How are anal fistulas diagnosed?

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Fistulas must be carefully diagnosed to determine their exact internal location. A physician will usually use an anoscope, a small instrument used to view the anal canal. Sometimes exams will be performed in the operating room.

If the fistula is complex or in an unusual spot, your physician may also employ a contrast solution or dye, which is injected into the fistula, to display its path. An MRI or endorectal ultrasound may also be performed to visualize the exact location and structure of the fistula.

In order to rule out Crohn's disease or ulcerative colitis, your physician may perform either a colonoscopy or sigmoidoscopy. These tests consist of inserting an endoscope – a flexible, thin tube with a tiny light and camera – into the anus and guiding it through the colon. A colonoscopy allows physicians to view the entire colon or large intestine; a sigmoidoscopy is a smaller instrument and only allows viewing of the lower colon.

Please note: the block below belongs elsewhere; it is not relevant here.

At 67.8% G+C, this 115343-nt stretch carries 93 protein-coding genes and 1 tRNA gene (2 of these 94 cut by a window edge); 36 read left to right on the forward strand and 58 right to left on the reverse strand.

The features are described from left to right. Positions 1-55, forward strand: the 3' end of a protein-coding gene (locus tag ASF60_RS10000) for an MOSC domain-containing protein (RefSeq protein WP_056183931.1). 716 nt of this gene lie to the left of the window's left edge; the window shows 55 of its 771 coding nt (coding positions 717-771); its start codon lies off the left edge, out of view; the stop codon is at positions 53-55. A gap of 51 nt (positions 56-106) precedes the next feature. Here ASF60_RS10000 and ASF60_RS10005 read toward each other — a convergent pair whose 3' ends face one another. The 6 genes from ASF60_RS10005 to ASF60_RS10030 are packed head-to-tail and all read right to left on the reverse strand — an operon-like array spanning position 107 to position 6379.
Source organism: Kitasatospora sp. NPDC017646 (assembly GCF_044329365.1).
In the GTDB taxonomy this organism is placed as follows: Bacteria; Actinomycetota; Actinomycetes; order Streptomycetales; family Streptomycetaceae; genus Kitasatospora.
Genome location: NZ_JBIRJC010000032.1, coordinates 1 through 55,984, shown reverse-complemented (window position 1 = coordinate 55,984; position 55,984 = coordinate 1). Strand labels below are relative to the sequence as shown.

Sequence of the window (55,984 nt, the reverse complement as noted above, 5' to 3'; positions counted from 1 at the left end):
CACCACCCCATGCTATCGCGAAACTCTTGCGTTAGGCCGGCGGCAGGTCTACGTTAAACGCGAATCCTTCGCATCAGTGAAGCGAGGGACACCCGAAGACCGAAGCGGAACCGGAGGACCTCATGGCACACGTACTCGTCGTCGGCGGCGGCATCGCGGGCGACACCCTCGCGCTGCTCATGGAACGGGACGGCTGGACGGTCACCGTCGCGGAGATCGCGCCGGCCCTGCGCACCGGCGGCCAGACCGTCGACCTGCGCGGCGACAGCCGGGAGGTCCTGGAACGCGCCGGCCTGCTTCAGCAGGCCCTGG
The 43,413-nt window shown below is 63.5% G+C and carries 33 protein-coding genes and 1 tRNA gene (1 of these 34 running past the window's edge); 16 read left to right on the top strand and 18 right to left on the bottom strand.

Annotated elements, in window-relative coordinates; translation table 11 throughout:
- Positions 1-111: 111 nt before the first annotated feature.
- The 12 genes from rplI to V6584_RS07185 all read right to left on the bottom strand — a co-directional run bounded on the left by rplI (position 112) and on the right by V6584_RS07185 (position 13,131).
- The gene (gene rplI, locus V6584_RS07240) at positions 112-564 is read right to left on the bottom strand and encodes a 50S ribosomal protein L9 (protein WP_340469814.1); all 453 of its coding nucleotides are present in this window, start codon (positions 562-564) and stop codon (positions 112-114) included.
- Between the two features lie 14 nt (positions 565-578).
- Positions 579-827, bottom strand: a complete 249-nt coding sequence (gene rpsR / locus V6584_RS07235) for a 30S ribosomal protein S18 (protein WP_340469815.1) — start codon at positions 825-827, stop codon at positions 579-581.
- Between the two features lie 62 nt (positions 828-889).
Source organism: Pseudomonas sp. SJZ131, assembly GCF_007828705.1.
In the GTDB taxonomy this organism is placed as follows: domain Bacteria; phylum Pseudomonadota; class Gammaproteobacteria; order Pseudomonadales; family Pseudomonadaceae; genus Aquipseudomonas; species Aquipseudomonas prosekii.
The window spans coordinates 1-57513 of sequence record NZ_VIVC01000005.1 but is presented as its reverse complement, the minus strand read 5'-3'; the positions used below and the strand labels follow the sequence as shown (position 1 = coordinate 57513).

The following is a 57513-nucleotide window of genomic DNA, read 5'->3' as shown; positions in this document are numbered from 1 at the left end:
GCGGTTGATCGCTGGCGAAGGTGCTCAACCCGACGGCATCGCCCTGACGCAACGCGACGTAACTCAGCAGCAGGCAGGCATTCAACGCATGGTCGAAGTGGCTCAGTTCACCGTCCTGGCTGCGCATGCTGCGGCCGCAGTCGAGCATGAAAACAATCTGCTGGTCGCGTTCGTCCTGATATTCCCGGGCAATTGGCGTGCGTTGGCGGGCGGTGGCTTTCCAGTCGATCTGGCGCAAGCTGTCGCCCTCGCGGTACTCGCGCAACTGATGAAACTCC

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Important: This content reflects information from various individuals and organizations and may offer alternative or opposing points of view. It should not be used for medical advice, diagnosis or treatment. As always, you should consult with your healthcare provider about your specific health needs.